Commenced in January 2007
Frequency: Monthly
Edition: International
Paper Count: 30308
Bio-Heat Transfer in Various Transcutaneous Stimulation Models

Authors: Isaac Cassar, Yi-Kai Lo, Wentai Liu, Trevor E. Davis


This study models the use of transcutaneous electrical nerve stimulation on skin with a disk electrode in order to simulate tissue damage. The current density distribution above a disk electrode is known to be a dynamic and non-uniform quantity that is intensified at the edges of the disk. The non-uniformity is subject to change through using various electrode geometries or stimulation methods. One of these methods known as edge-retarded stimulation has shown to reduce this edge enhancement. Though progress has been made in modeling the behavior of a disk electrode, little has been done to test the validity of these models in simulating the actual heat transfer from the electrode. This simulation uses finite element software to couple the injection of current from a disk electrode to heat transfer described by the Pennesbioheat transfer equation. An example application of this model is studying an experimental form of stimulation, known as edge-retarded stimulation. The edge-retarded stimulation method will reduce the current density at the edges of the electrode. It is hypothesized that reducing the current density edge enhancement effect will, in turn, reduce temperature change and tissue damage at the edges of these electrodes. This study tests this hypothesis as a demonstration of the capabilities of this model. The edge-retarded stimulation proved to be safer after this simulation. It is shown that temperature change and the fraction of tissue necrosis is much greater in the square wave stimulation. These results bring implications for changes of procedures in transcutaneous electrical nerve stimulation and transcutaneous spinal cord stimulation as well.

Keywords: Electrode, Neuroprosthetics, bioheat transfer, TENS, transcutaneous stimulation

Digital Object Identifier (DOI):

Procedia APA BibTeX Chicago EndNote Harvard JSON MLA RIS XML ISO 690 PDF Downloads 1804


[1] T. Watson, Electrotherapy: evidence-based practice. 12th ed., Edinburgh: Churchill Livingstone, 2008.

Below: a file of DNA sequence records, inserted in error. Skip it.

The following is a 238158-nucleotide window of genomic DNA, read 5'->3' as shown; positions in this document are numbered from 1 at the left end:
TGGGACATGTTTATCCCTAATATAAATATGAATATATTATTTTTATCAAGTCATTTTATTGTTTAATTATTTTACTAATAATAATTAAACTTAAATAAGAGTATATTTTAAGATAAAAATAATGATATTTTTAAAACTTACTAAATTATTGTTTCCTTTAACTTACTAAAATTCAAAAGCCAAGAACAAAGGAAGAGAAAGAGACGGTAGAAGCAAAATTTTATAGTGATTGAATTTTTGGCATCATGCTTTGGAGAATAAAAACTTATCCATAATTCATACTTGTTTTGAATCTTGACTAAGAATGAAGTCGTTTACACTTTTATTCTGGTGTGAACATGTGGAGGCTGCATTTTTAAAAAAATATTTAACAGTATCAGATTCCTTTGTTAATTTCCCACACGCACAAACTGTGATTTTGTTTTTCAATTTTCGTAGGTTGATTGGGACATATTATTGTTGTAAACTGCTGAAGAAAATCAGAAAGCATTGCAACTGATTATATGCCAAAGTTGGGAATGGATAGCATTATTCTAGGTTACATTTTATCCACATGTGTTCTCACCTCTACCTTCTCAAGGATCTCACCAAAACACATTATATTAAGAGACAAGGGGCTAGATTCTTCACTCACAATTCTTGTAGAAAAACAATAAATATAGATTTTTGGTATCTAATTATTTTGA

[2] D. M.Walsh,TENS: clinical applications and related theory. Churchill Livingstone. 1997.
[3] I. Jones, &M. I. Johnson, Transcutaneous electrical nerve stimulation.Continuing Education in Anaesthesia, Critical Care & Pain, vol. 9, no. 4, pp. 130-135, June 2009.
[4] S. M. Danner, U. S. Hofstoetter, J. Ladenbauer, F. Rattay, K. Minassian. Can the human lumbar posterior columns be stimulated by transcutaneous spinal cord stimulation? A modeling study. Artificial organs, vol. 35, no. 3, pp. 257-262. 2011.
[5] A. J. Fong, R. R. Roy, R. M. Ichiyama, I. Lavrov, G. Courtine, Y. Gerasimenko,V. R. Edgerton. Recovery of control of posture and locomotion after a spinal cord injury: solutions staring us in the face. Progress in brain research,vol.175, pp. 393-418. 2009.
[6] J. D. Wiley and J. G. Webster, "Analysis and control of the current distribution under circular dispersive electrodes,” IEEE Trans. Biomed.Eng., vol. BME-29, pp. 381–389, 1982.
[7] J. T. Rubinstein, F. A. Spelman, M. Soma, and M. F. Suesserman, "Current density profiles of surface mounted and recessed electrodes for neural prostheses,” IEEE Trans. Biomed. Eng., vol. 34, pp. 864– 875,1987.
[8] J. Newman, "Resistance for flow of current to a disk”, J. Electrochem. Soc., vol. 113, 1966, pp. 501–2.
[9] J. Newman. "Frequency Dispersion in Capacity Measurements at a Disk Electrode”, J. Electrochem. Soc., vol. 117, 1970, pp. 198
[10] J. Newman. "The Transient Response of a Disk Electrode”, J.Electrochem., Soc., vol. 120, 1973, pp. 1339
[11] K. B. Oldham, "The RC time constant at a disk electrode,”Electrochem. Commun., vol. 6, 2004, pp. 210–214.
[12] J. C. Myland and K. B. Oldham, "How does the double layer at a disk electrode charge?”, J. Electroanalyt. Chem., vol. 575, 2005, pp. 81–93.
[13] B. Wang and J. D. Weiland, "Reduction of current density at disk electrode periphery by shaping current pulse edges,” in Proc. 34th Annu. Int. Conf.IEEE Eng. Med. Biol. Soc., pp. 5138–5141. 2012.
[14] M. R. Behrend , A. K. Ahuja and J. D. Weiland"Dynamic current density of the disk electrode double-layer",IEEE Trans. Biomed. Eng.,vol. 55,no. 3,pp.1056 -1062, 2008
[15] A. Datta, M. Elwassif, M.Bikson. Bio-heat transfer model oftranscranial DC stimulation: comparison of conventional pad versus ring electrode. 31st Annual International Conference of the IEEE Engineering in Medicine and Biology Society. IEEE Engineering in Medicine and Biology Society. Conference. 670-673, 2009.
[16] J. T. Rubinstein , F. A. Spelman , M. Soma and M. F. Suesserman"Current density profiles of surface mounted and recessed electrodes for neural prostheses",IEEE Trans. Biomed. Eng.,vol. BME- 34,no. 11,pp.864 -875 1987
[17] A. Zolfaghari, M. Maerefat, "A new simplified thermoregulatory bioheat model for evaluating thermal response of the human body to transient environments.” Build Environ, vol. 45, no. 10, pp. 2068–2076, 2010.
[18] C.Gabriel, S. Gabriel, E.Corthout, "The dielectric properties of biological tissues: I. Literature survey,” Phys. Med. Biol. Vol. 41, pp. 2231-2249. 1996.
[19] S.Gabriel, R.W. Lau, C. Gabriel, "The dielectric properties of biological tissues: II. Measurements in the frequency range 10 Hz to 20 GHz,” Phys. Med. Biol. Vol. 41, pp. 2251-2269. 1996
[20] S.Gabriel, R.W. Lau, C.Gabriel, "The dielectric properties of biological tissues: III. Parametric models for the dielectric spectrum of tissues,” Phys. Med. Biol. Vol. 41, pp. 2271-2293. 1996
[21] K. R. Diller, J. A. Pearce,"Issues in modeling thermal alterations in tissues,” NY Acad. Sci. vol. 888, pp. 153–164, 1999
[22] N.T. Wright, "On a relationship between the Arrhenius parametersfrom thermal damage studies,” J. Biomech. Eng. Vol. 125, pp. 300–304, 2003